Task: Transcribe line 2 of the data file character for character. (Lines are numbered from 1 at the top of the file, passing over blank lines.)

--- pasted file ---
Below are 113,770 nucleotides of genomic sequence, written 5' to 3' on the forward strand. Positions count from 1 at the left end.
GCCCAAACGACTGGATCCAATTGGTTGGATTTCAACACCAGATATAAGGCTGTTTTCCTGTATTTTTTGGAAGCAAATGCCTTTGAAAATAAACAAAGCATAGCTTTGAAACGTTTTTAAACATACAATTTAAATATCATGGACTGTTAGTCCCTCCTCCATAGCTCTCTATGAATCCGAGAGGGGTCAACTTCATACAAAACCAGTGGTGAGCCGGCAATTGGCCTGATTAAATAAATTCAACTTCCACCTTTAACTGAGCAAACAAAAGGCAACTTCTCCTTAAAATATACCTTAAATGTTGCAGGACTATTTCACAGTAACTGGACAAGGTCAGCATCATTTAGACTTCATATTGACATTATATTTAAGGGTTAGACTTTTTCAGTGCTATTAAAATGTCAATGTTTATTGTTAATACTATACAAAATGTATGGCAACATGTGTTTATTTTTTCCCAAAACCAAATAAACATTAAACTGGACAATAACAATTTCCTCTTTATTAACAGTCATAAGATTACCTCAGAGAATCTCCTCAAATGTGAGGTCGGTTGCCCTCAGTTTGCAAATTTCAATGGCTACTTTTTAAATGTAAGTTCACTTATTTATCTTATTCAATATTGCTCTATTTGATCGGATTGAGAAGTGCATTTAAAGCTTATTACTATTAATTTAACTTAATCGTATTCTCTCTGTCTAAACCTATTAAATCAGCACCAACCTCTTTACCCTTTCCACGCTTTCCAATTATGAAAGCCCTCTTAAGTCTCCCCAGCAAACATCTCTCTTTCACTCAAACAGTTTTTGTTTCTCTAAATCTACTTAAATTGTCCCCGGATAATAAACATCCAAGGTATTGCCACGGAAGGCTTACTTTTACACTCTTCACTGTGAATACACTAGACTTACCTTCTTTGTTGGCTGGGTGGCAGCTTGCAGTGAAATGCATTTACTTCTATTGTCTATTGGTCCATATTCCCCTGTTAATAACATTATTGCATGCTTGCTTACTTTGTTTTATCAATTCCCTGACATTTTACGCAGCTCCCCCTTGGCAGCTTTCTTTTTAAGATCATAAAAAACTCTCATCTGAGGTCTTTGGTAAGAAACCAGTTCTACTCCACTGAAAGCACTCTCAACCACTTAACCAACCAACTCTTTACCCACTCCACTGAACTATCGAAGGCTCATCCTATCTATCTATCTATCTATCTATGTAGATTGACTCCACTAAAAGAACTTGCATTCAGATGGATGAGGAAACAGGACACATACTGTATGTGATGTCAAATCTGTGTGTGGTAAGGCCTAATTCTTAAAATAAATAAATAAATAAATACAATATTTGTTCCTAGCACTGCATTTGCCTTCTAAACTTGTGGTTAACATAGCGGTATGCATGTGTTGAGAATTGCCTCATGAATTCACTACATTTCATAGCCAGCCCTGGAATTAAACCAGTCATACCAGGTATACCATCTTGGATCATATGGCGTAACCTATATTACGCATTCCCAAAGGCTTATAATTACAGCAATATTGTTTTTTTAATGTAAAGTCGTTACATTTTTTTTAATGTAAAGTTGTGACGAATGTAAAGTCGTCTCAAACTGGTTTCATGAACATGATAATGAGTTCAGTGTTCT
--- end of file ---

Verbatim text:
GCCCAAACGACTGGATCCAATTGGTTGGATTTCAACACCAGATATAAGGCTGTTTTCCTGTATTTTTTGGAAGCAAATGCCTTTGAAAATAAACAAAGCATAGCTTTGAAACGTTTTTAAACATACAATTTAAATATCATGGACTGTTAGTCCCTCCTCCATAGCTCTCTATGAATCCGAGAGGGGTCAACTTCATACAAAACCAGTGGTGAGCCGGCAATTGGCCTGATTAAATAAATTCAACTTCCACCTTTAACTGAGCAAACAAAAGGCAACTTCTCCTTAAAATATACCTTAAATGTTGCAGGACTATTTCACAGTAACTGGACAAGGTCAGCATCATTTAGACTTCATATTGACATTATATTTAAGGGTTAGACTTTTTCAGTGCTATTAAAATGTCAATGTTTATTGTTAATACTATACAAAATGTATGGCAACATGTGTTTATTTTTTCCCAAAACCAAATAAACATTAAACTGGACAATAACAATTTCCTCTTTATTAACAGTCATAAGATTACCTCAGAGAATCTCCTCAAATGTGAGGTCGGTTGCCCTCAGTTTGCAAATTTCAATGGCTACTTTTTAAATGTAAGTTCACTTATTTATCTTATTCAATATTGCTCTATTTGATCGGATTGAGAAGTGCATTTAAAGCTTATTACTATTAATTTAACTTAATCGTATTCTCTCTGTCTAAACCTATTAAATCAGCACCAACCTCTTTACCCTTTCCACGCTTTCCAATTATGAAAGCCCTCTTAAGTCTCCCCAGCAAACATCTCTCTTTCACTCAAACAGTTTTTGTTTCTCTAAATCTACTTAAATTGTCCCCGGATAATAAACATCCAAGGTATTGCCACGGAAGGCTTACTTTTACACTCTTCACTGTGAATACACTAGACTTACCTTCTTTGTTGGCTGGGTGGCAGCTTGCAGTGAAATGCATTTACTTCTATTGTCTATTGGTCCATATTCCCCTGTTAATAACATTATTGCATGCTTGCTTACTTTGTTTTATCAATTCCCTGACATTTTACGCAGCTCCCCCTTGGCAGCTTTCTTTTTAAGATCATAAAAAACTCTCATCTGAGGTCTTTGGTAAGAAACCAGTTCTACTCCACTGAAAGCACTCTCAACCACTTAACCAACCAACTCTTTACCCACTCCACTGAACTATCGAAGGCTCATCCTATCTATCTATCTATCTATCTATGTAGATTGACTCCACTAAAAGAACTTGCATTCAGATGGATGAGGAAACAGGACACATACTGTATGTGATGTCAAATCTGTGTGTGGTAAGGCCTAATTCTTAAAATAAATAAATAAATAAATACAATATTTGTTCCTAGCACTGCATTTGCCTTCTAAACTTGTGGTTAACATAGCGGTATGCATGTGTTGAGAATTGCCTCATGAATTCACTACATTTCATAGCCAGCCCTGGAATTAAACCAGTCATACCAGGTATACCATCTTGGATCATATGGCGTAACCTATATTACGCATTCCCAAAGGCTTATAATTACAGCAATATTGTTTTTTTAATGTAAAGTCGTTACATTTTTTTTAATGTAAAGTTGTGACGAATGTAAAGTCGTCTCAAACTGGTTTCATGAACATGATAATGAGTTCAGTGTTCT